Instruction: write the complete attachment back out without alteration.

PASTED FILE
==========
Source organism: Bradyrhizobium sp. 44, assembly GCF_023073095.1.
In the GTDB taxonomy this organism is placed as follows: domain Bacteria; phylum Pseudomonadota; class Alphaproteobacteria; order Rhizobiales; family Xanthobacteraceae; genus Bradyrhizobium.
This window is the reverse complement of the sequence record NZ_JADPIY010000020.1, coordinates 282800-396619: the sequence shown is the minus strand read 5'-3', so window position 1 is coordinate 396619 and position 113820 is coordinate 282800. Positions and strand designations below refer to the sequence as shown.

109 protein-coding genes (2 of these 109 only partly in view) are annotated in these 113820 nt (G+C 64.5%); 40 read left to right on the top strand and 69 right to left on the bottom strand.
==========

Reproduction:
Source organism: Bradyrhizobium sp. 44, assembly GCF_023073095.1.
In the GTDB taxonomy this organism is placed as follows: domain Bacteria; phylum Pseudomonadota; class Alphaproteobacteria; order Rhizobiales; family Xanthobacteraceae; genus Bradyrhizobium.
This window is the reverse complement of the sequence record NZ_JADPIY010000020.1, coordinates 282800-396619: the sequence shown is the minus strand read 5'-3', so window position 1 is coordinate 396619 and position 113820 is coordinate 282800. Positions and strand designations below refer to the sequence as shown.

109 protein-coding genes (2 of these 109 only partly in view) are annotated in these 113820 nt (G+C 64.5%); 40 read left to right on the top strand and 69 right to left on the bottom strand.